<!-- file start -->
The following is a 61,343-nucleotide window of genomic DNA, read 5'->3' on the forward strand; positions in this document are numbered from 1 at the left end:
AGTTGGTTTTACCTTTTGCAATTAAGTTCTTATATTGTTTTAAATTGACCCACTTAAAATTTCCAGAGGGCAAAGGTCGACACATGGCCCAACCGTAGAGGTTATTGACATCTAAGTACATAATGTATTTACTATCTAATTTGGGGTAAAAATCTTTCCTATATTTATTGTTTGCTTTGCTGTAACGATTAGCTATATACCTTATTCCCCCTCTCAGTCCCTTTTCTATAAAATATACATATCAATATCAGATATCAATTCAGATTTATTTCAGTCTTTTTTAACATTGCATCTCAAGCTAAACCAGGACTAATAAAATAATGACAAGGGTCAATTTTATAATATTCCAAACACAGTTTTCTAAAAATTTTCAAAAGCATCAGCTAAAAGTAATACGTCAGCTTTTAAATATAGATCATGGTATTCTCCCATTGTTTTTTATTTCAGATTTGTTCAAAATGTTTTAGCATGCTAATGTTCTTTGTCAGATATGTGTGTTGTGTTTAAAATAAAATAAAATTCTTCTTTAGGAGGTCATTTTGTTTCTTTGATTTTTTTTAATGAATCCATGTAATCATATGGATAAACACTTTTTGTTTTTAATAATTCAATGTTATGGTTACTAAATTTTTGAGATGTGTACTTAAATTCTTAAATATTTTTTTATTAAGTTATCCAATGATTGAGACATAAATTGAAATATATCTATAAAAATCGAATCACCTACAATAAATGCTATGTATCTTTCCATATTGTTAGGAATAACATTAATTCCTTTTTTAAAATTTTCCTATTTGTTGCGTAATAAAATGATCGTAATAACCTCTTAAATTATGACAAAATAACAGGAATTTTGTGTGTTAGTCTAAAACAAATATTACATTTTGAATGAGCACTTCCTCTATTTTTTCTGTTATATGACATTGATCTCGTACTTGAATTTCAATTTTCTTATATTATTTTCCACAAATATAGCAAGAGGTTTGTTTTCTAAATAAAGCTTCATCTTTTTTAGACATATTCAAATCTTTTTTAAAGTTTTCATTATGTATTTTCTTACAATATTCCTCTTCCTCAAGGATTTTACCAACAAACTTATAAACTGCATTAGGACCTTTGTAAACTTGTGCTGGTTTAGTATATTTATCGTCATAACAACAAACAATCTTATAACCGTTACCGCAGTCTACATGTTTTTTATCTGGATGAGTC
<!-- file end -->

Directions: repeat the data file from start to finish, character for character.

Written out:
The following is a 61,343-nucleotide window of genomic DNA, read 5'->3' on the forward strand; positions in this document are numbered from 1 at the left end:
AGTTGGTTTTACCTTTTGCAATTAAGTTCTTATATTGTTTTAAATTGACCCACTTAAAATTTCCAGAGGGCAAAGGTCGACACATGGCCCAACCGTAGAGGTTATTGACATCTAAGTACATAATGTATTTACTATCTAATTTGGGGTAAAAATCTTTCCTATATTTATTGTTTGCTTTGCTGTAACGATTAGCTATATACCTTATTCCCCCTCTCAGTCCCTTTTCTATAAAATATACATATCAATATCAGATATCAATTCAGATTTATTTCAGTCTTTTTTAACATTGCATCTCAAGCTAAACCAGGACTAATAAAATAATGACAAGGGTCAATTTTATAATATTCCAAACACAGTTTTCTAAAAATTTTCAAAAGCATCAGCTAAAAGTAATACGTCAGCTTTTAAATATAGATCATGGTATTCTCCCATTGTTTTTTATTTCAGATTTGTTCAAAATGTTTTAGCATGCTAATGTTCTTTGTCAGATATGTGTGTTGTGTTTAAAATAAAATAAAATTCTTCTTTAGGAGGTCATTTTGTTTCTTTGATTTTTTTTAATGAATCCATGTAATCATATGGATAAACACTTTTTGTTTTTAATAATTCAATGTTATGGTTACTAAATTTTTGAGATGTGTACTTAAATTCTTAAATATTTTTTTATTAAGTTATCCAATGATTGAGACATAAATTGAAATATATCTATAAAAATCGAATCACCTACAATAAATGCTATGTATCTTTCCATATTGTTAGGAATAACATTAATTCCTTTTTTAAAATTTTCCTATTTGTTGCGTAATAAAATGATCGTAATAACCTCTTAAATTATGACAAAATAACAGGAATTTTGTGTGTTAGTCTAAAACAAATATTACATTTTGAATGAGCACTTCCTCTATTTTTTCTGTTATATGACATTGATCTCGTACTTGAATTTCAATTTTCTTATATTATTTTCCACAAATATAGCAAGAGGTTTGTTTTCTAAATAAAGCTTCATCTTTTTTAGACATATTCAAATCTTTTTTAAAGTTTTCATTATGTATTTTCTTACAATATTCCTCTTCCTCAAGGATTTTACCAACAAACTTATAAACTGCATTAGGACCTTTGTAAACTTGTGCTGGTTTAGTATATTTATCGTCATAACAACAAACAATCTTATAACCGTTACCGCAGTCTACATGTTTTTTATCTGGATGAGTC